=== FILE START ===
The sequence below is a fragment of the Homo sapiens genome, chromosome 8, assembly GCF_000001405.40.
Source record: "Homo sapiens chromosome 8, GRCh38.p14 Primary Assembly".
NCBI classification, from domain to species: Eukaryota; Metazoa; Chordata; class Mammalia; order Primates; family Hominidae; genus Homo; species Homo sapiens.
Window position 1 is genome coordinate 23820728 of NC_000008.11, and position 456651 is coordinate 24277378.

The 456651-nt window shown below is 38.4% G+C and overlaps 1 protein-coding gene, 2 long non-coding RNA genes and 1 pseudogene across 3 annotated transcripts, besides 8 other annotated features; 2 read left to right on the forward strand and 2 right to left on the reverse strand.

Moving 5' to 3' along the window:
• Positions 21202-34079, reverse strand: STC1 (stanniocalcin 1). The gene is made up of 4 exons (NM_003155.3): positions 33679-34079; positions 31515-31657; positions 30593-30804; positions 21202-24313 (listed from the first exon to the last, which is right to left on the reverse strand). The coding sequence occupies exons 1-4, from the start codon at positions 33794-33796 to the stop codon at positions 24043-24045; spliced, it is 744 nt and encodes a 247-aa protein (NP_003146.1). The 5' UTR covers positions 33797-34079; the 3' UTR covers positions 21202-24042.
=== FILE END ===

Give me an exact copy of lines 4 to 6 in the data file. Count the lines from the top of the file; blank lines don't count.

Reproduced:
Window position 1 is genome coordinate 23820728 of NC_000008.11, and position 456651 is coordinate 24277378.

The 456651-nt window shown below is 38.4% G+C and overlaps 1 protein-coding gene, 2 long non-coding RNA genes and 1 pseudogene across 3 annotated transcripts, besides 8 other annotated features; 2 read left to right on the forward strand and 2 right to left on the reverse strand.

Moving 5' to 3' along the window: